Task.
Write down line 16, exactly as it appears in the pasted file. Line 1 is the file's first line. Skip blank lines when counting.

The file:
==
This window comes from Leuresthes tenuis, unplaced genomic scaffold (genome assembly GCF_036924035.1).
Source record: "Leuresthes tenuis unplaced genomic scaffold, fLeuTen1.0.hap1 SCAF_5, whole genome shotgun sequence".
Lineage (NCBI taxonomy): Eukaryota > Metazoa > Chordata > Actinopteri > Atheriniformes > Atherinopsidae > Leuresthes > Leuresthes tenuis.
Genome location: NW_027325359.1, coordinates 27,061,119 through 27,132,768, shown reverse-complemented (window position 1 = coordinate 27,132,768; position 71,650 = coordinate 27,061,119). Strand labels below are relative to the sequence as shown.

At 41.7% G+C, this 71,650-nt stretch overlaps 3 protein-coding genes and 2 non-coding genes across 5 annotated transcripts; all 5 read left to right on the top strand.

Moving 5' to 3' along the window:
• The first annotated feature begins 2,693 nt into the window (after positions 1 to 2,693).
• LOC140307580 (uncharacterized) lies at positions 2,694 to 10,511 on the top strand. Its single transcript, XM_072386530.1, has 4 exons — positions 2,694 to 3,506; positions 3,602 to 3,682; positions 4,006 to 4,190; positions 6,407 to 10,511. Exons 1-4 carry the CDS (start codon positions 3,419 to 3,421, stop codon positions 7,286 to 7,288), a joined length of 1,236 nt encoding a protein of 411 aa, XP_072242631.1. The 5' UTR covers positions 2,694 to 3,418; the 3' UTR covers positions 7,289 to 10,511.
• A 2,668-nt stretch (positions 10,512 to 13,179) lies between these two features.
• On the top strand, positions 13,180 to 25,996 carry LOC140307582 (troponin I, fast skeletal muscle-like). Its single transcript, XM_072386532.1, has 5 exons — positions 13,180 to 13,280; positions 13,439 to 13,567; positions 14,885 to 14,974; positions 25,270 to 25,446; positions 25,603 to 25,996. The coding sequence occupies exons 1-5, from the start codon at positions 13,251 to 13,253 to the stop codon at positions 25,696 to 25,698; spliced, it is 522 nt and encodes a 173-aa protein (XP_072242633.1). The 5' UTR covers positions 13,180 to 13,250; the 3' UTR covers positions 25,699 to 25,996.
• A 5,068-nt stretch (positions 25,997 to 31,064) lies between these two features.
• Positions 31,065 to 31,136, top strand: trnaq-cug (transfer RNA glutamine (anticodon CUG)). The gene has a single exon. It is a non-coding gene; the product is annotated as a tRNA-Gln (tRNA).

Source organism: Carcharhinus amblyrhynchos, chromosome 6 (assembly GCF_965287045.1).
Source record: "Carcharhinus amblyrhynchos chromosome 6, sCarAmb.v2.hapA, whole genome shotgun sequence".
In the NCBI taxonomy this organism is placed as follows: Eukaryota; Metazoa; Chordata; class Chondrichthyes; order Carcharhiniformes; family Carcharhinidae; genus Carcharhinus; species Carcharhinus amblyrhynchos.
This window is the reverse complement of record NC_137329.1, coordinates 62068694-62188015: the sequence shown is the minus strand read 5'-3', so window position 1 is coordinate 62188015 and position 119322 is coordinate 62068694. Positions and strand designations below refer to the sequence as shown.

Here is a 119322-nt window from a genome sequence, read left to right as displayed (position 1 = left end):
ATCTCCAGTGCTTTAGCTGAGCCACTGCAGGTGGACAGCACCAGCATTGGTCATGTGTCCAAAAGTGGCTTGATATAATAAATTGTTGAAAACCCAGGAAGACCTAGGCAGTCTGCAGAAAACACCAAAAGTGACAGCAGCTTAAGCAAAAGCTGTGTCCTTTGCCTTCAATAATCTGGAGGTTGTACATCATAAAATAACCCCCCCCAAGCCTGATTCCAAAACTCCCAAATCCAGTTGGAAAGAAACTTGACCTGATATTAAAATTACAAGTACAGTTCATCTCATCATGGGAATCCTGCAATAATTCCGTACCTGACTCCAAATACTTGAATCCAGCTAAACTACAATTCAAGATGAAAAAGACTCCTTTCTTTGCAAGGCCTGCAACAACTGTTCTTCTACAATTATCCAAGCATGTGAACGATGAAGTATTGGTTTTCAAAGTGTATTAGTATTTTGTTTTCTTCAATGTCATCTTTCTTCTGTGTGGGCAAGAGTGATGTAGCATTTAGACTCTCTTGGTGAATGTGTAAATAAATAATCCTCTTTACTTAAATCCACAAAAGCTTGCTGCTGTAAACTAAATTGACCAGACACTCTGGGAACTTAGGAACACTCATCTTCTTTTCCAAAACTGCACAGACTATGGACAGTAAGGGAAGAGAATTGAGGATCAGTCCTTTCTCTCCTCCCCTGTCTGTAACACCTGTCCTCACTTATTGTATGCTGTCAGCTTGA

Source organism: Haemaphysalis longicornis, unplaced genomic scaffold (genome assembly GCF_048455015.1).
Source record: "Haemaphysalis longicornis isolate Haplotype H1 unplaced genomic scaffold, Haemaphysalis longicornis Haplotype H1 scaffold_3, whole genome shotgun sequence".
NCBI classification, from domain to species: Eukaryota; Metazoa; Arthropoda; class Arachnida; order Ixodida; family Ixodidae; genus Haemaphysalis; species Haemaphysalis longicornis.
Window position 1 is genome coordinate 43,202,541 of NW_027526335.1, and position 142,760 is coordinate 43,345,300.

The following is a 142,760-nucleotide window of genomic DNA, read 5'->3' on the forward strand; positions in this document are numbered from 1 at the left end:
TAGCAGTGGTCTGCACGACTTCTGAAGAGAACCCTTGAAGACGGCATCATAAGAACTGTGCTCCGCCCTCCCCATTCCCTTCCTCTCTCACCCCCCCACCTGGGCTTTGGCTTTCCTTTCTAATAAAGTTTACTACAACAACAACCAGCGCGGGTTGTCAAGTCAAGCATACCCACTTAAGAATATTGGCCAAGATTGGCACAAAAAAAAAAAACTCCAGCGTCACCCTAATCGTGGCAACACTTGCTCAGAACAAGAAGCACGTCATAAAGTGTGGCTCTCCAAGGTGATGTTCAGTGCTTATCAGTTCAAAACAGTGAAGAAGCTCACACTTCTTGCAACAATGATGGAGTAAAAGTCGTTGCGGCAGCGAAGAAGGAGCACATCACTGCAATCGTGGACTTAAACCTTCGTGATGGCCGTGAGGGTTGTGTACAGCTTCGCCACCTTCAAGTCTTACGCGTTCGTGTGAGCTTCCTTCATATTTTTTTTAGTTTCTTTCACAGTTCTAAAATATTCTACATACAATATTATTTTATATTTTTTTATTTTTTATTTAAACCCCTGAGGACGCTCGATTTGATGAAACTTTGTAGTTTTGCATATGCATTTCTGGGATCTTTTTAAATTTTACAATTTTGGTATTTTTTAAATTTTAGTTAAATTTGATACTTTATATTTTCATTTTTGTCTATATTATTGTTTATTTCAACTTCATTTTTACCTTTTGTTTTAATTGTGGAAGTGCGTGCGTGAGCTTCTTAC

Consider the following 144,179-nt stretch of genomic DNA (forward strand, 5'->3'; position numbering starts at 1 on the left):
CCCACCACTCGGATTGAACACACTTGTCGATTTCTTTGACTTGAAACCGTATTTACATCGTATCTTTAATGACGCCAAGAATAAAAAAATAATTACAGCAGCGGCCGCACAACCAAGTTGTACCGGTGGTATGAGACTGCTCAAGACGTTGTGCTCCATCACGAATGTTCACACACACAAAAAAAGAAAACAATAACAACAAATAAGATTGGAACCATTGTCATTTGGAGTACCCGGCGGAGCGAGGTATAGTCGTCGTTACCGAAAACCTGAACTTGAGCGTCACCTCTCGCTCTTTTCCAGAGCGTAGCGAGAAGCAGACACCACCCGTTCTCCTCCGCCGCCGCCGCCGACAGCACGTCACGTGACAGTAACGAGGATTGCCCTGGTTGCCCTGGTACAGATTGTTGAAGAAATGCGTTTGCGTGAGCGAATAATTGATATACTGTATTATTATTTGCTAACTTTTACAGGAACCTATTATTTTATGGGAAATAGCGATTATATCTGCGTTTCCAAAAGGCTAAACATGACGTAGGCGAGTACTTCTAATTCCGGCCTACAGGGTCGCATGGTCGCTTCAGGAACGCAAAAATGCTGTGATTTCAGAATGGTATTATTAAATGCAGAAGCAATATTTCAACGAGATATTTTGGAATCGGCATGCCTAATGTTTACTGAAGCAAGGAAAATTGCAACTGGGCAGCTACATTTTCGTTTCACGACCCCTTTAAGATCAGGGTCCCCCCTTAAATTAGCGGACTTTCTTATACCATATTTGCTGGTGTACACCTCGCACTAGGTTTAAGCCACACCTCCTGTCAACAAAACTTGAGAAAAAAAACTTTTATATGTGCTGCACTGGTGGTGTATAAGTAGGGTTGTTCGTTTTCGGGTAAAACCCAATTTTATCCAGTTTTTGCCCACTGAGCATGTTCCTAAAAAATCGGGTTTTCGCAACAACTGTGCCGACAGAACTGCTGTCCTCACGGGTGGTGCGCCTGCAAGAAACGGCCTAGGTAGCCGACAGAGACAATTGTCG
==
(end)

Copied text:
This window is the reverse complement of record NC_137329.1, coordinates 62068694-62188015: the sequence shown is the minus strand read 5'-3', so window position 1 is coordinate 62188015 and position 119322 is coordinate 62068694. Positions and strand designations below refer to the sequence as shown.